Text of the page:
Exhibitions are a great way to share information about the past, especially when they’re designed to be educational and interactive. The best ones are the most creative, bringing together artifacts, photographs, graphics, and re-created spaces in a way that stimulates our imagination and enables us to think about the past in new ways.
Museums rely on exhibits to communicate their messages, so it’s essential that these enticing displays are both visually appealing and informative. When creating an exhibit, museums must consider three primary elements: what’s in the display, how the display is displayed, and how it relates to history and culture.
The most interesting historical exhibits are those that use the medium of storytelling to engage visitors. This is especially true of large-scale historical exhibits that feature complex narratives and a wide array of multimedia.
For instance, the Museum of Science and Industry in Chicago has a very clever way of explaining how the world works with a “Science Show.” This interactive gallery features video displays, virtual reality experiences, and interactive games that educate the public about scientific discoveries and processes.
A similar experience is found at the Metropolitan Museum of Art in New York City, where its Cloisters feature an immersive European medieval experience. The Met Cloisters are filled with medieval architecture and art, and their exhibits focus on the Roman and Gothic periods of the Middle Ages.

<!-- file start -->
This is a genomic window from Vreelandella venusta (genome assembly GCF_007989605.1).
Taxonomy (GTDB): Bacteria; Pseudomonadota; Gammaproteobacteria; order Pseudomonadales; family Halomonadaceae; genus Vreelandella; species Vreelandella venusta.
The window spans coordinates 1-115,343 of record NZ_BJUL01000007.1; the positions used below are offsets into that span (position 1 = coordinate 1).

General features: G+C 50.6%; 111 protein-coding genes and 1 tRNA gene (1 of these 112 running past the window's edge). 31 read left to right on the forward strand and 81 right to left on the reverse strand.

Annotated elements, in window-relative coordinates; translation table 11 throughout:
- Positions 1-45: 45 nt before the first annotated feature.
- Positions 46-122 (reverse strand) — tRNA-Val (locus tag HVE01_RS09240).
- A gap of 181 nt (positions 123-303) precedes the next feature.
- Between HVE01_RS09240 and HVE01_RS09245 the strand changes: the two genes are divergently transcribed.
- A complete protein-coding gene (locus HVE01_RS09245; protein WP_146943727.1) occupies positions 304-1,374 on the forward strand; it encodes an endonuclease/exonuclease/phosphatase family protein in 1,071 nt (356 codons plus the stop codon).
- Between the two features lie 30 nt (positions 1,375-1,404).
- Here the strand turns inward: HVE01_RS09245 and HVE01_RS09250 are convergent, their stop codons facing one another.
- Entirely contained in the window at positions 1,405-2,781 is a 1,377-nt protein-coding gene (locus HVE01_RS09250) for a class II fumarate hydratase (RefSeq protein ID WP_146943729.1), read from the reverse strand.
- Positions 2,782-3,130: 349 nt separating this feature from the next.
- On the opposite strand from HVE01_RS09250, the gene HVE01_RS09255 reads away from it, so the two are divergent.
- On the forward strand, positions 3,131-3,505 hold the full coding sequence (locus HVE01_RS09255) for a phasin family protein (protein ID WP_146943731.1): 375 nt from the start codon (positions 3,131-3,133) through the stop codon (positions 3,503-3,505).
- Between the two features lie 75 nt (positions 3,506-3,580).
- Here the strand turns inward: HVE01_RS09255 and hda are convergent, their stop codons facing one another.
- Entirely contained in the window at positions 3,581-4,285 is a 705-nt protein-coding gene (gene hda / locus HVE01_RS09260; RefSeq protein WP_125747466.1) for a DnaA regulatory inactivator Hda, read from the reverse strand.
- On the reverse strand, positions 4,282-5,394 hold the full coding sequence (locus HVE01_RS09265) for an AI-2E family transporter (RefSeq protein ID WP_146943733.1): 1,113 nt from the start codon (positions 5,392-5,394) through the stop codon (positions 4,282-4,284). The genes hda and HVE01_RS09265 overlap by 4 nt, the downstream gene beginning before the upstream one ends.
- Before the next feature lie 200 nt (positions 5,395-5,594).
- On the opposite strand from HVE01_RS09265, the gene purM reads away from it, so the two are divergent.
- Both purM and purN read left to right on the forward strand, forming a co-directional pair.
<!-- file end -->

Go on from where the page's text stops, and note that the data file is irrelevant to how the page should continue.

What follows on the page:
Another example of a creative exhibition is the Museum of the City of New York’s upcoming exhibit, The Story of the Apple Peeler. This re-creation of a historic apple peeler, which used to be part of the popular Lower East Side eatery Russ & Daughters, will help the museum tell its stories about density and innovation.
The museum also has a number of other memorable experiences, including one that explores the complexities of immigration through the lens of a pig. This interactive exhibition will take a look at how immigrants, and the immigration policies that shaped their lives, helped shape the development of New York City.
Aside from the above, many museums offer engaging and informative displays that help tell the story of their cities and communities. These include museums that focus on local history, such as the Tenement Museum in New York City, the Merchant’s House Museum in Buffalo, and the African American Museum of History and Art in Atlanta; museums that focus on national or international history, such as the National Constitution Center in Philadelphia and the Smithsonian’s Air & Space Museum in Washington, D.C.; and even museums that do more than just display artifacts, such as the Griffith Observatory in Los Angeles and the United States Holocaust Memorial Museum in Washington, D.C.